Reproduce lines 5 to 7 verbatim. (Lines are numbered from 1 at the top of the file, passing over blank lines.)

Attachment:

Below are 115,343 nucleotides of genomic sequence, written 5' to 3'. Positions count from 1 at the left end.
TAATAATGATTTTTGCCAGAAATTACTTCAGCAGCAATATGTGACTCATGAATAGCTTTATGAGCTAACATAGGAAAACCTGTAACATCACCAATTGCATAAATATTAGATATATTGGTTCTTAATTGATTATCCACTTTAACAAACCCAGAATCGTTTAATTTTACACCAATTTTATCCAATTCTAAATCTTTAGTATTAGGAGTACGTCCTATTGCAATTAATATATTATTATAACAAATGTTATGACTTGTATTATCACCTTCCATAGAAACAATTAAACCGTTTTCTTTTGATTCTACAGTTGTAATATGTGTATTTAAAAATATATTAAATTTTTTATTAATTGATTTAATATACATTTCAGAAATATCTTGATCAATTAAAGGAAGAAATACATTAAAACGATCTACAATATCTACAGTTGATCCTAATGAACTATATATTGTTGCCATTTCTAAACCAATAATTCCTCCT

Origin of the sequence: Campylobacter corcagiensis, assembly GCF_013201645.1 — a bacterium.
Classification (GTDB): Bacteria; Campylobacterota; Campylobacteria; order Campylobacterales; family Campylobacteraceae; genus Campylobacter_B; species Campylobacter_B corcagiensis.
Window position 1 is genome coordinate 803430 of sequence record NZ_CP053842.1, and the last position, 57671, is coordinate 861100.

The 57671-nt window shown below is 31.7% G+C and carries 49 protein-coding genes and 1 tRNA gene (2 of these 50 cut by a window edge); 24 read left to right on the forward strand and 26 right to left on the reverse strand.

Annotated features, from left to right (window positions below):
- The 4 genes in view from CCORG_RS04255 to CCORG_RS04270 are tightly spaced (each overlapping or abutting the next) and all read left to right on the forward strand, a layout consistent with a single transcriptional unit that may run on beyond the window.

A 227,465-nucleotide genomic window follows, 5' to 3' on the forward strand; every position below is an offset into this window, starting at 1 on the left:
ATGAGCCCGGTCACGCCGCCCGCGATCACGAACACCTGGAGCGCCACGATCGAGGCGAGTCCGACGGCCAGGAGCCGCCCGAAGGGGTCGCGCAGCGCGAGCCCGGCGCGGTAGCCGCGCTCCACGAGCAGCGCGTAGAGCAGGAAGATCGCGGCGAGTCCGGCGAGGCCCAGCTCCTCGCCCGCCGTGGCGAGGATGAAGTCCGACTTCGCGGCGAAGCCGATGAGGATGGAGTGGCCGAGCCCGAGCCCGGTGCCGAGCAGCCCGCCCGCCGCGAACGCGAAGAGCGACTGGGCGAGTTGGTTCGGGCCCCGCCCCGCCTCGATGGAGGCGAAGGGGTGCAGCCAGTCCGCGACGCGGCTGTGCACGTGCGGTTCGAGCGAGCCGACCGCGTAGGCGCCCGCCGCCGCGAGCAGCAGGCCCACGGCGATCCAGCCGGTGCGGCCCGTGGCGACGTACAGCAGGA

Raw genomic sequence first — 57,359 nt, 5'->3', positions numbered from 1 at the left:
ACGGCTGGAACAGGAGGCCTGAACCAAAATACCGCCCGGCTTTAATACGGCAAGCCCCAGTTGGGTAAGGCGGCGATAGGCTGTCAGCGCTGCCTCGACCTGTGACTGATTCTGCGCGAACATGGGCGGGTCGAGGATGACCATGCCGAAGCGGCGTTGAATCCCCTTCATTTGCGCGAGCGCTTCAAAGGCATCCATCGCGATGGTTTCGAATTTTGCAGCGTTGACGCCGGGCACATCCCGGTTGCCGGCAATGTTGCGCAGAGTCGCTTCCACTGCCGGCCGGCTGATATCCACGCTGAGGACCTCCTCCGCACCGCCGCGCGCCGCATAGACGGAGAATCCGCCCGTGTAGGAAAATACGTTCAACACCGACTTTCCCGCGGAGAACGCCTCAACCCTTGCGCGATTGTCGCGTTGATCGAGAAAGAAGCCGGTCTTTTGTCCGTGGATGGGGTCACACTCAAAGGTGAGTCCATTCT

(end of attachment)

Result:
Window position 1 is genome coordinate 803430 of sequence record NZ_CP053842.1, and the last position, 57671, is coordinate 861100.

The 57671-nt window shown below is 31.7% G+C and carries 49 protein-coding genes and 1 tRNA gene (2 of these 50 cut by a window edge); 24 read left to right on the forward strand and 26 right to left on the reverse strand.

Annotated features, from left to right (window positions below):